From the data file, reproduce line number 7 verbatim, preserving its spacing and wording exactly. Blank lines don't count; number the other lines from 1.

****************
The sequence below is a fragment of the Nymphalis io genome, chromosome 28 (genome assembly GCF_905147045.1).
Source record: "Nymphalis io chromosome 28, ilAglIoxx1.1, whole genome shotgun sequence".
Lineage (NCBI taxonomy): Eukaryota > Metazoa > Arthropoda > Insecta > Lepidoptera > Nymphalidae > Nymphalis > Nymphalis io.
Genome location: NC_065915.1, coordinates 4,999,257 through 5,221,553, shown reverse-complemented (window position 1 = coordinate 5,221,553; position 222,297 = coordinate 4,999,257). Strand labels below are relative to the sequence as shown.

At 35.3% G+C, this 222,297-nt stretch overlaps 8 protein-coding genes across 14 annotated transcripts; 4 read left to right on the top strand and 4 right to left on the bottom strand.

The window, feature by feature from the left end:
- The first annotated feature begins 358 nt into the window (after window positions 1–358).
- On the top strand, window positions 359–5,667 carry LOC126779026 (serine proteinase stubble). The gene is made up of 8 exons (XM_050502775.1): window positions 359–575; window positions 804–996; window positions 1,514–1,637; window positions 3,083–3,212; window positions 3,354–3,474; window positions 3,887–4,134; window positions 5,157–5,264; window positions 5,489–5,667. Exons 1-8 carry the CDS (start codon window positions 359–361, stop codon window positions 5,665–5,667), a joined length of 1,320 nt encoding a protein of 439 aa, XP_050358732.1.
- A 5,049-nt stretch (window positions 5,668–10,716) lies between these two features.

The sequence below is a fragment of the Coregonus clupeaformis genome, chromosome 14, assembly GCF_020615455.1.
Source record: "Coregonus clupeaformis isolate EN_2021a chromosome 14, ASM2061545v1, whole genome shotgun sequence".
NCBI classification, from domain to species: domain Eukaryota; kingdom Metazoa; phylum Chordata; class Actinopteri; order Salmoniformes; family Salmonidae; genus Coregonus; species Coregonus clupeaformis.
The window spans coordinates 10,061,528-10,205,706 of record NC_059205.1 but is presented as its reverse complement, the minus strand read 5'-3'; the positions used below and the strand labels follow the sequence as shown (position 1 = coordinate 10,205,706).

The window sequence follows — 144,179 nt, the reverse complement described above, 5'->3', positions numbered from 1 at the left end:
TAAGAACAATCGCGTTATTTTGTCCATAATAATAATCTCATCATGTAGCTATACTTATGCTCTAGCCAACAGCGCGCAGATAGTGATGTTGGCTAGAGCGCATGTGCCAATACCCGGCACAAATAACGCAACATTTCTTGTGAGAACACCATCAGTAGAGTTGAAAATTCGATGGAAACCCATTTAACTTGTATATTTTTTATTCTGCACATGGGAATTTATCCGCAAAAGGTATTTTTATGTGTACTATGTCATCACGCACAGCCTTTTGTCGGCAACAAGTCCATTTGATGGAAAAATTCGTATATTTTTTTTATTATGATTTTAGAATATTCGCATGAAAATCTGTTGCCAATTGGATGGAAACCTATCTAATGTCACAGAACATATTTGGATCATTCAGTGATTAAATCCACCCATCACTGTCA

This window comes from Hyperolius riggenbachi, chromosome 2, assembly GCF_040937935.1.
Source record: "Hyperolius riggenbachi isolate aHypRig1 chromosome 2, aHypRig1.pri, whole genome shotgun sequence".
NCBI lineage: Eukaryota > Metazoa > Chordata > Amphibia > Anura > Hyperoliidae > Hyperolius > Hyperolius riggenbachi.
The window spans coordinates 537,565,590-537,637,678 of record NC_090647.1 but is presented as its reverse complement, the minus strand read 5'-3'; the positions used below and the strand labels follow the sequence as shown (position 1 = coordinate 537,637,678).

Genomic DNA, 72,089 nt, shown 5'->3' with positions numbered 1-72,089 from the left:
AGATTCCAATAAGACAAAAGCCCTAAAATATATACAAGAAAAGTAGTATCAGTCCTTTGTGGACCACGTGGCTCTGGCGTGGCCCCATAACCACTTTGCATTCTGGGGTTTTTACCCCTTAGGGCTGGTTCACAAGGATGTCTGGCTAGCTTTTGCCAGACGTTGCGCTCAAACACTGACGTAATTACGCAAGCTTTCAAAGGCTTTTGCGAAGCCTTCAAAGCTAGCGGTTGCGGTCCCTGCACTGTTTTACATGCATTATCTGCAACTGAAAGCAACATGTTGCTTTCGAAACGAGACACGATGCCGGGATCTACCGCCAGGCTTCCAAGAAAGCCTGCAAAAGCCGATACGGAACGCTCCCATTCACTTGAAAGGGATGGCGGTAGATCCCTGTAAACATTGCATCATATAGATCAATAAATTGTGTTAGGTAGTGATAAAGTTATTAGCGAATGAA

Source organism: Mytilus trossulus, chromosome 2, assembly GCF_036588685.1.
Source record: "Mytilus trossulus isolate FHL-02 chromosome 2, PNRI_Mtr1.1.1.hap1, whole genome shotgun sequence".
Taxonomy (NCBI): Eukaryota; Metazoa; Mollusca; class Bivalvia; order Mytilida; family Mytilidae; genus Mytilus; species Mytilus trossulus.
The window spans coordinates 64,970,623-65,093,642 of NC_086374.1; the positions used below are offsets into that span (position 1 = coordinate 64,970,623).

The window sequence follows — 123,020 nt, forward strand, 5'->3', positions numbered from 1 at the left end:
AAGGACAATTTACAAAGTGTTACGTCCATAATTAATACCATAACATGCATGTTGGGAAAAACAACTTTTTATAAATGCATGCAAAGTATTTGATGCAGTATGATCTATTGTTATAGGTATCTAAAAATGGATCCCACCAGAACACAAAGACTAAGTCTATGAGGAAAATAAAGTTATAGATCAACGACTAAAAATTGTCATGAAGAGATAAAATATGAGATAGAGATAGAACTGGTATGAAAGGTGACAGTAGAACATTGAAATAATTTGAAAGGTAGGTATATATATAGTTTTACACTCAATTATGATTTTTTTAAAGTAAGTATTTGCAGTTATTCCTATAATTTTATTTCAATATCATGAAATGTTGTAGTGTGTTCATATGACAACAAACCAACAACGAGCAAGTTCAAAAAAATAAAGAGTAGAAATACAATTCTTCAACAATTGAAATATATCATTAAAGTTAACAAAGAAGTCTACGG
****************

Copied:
- The first annotated feature begins 358 nt into the window (after window positions 1–358).